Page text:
David S. Goyer had originally planned for the film to be set 20 years after the events of the second movie where the vampires finally had achieved world domination and enslaved all humans, with Blade being the last hope for humanity. Blade's slower aging could be explained by his vampire blood. The storyline was deemed too dark and was later dropped.

Colin Farrell was offered the role of Hannibal King, but turned it down. Ashley Scott was considered for the role of Abigail Whistler.

Even though it is the third movie in the "Blade" series, this was the first movie to have the Marvel Studios logo at the beginning of the movie.

Originally, Blade was to have an on-screen sex scene in this film, after not including a sex scene in Blade II nor Blade. Both Wesley Snipes & David S. Goyer stated this on the Blade II DVD commentary. For unknown reasons, the planned sex scene was scrapped altogether. The sex scene was going to be with Abigail.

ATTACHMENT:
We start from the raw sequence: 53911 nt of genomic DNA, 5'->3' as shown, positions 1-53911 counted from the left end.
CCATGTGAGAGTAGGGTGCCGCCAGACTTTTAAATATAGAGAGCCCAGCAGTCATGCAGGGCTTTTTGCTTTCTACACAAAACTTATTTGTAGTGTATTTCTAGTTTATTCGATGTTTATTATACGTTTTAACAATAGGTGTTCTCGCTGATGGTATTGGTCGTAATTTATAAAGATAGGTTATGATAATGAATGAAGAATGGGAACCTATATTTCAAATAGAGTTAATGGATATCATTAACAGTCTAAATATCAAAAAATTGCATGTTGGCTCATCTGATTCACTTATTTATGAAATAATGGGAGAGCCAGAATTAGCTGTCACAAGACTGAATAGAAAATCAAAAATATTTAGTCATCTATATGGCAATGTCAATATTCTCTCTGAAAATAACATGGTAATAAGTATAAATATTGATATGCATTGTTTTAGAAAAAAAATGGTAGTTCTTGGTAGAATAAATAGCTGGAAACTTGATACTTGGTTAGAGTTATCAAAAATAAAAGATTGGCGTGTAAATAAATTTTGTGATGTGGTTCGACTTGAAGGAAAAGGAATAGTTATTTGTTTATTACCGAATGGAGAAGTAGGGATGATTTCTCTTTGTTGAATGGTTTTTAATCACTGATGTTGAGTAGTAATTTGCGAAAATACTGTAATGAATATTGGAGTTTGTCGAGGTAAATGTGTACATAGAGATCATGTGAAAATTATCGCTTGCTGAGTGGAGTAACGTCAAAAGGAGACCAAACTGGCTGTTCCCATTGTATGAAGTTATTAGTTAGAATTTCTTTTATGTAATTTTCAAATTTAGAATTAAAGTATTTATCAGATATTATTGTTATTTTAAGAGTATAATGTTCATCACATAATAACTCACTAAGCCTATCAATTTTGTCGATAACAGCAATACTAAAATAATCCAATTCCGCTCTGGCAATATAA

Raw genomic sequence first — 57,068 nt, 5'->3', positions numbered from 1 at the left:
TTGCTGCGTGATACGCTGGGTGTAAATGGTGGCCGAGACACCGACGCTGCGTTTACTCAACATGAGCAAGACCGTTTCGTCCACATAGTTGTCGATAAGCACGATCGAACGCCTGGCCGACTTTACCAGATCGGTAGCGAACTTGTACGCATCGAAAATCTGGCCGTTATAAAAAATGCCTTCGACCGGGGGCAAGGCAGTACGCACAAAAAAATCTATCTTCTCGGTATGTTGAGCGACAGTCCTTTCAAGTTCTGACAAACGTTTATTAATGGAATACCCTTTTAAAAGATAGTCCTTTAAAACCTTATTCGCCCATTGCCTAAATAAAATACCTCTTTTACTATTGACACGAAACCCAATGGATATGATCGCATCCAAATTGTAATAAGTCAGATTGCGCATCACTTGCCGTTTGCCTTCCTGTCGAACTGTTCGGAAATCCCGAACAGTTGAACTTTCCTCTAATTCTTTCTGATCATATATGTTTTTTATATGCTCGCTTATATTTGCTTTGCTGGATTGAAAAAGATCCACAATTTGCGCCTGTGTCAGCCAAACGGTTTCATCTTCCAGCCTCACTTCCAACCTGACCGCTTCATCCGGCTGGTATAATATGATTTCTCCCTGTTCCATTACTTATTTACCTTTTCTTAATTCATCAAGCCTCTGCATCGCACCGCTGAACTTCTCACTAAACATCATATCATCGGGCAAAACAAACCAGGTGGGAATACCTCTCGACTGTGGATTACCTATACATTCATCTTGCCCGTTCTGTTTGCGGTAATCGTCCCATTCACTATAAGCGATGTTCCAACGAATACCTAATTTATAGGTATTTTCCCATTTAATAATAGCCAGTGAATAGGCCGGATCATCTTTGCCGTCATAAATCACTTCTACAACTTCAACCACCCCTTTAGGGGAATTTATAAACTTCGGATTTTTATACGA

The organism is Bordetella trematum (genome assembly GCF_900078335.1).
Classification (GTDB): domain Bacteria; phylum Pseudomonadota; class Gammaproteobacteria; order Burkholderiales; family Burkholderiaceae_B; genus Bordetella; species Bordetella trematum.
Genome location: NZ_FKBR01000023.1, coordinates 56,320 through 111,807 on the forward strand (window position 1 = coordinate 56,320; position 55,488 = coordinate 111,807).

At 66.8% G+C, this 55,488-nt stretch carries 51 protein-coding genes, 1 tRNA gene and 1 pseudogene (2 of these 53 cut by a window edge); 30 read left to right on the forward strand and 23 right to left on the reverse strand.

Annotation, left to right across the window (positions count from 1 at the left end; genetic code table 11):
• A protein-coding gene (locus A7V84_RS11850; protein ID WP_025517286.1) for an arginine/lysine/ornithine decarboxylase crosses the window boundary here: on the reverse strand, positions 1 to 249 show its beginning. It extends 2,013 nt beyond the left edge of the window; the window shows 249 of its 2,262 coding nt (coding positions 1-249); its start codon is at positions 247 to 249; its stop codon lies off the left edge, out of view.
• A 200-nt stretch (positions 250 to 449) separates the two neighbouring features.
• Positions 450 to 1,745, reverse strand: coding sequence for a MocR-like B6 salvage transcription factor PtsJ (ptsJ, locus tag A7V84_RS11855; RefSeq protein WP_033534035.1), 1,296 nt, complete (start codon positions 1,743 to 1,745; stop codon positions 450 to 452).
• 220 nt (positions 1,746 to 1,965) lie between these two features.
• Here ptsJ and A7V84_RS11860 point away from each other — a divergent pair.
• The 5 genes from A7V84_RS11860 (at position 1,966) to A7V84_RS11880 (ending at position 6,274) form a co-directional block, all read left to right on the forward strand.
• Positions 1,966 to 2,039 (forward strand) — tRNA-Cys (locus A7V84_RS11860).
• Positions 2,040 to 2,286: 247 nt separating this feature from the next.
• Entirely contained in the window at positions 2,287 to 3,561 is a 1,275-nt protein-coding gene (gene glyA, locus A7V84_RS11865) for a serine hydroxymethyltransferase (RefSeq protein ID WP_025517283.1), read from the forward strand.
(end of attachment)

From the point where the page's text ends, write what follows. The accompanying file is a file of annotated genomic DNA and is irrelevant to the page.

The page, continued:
The film's opening chase scene was originally scripted for its predecessor (Blade II), but was scrapped due to budget concerns. The director wanted to include the scene, regardless of how much it was to cost. Another scene that was included, yet was originally scrapped, was the Vampire Blood farm scene (which featured human victims who were brain dead yet kept alive for their blood supplies). This scene was supposed to be featured in the first Blade movie. The director again wished to include it, to demonstrate the superiority of the vampire race, and that they are beginning to take over the world.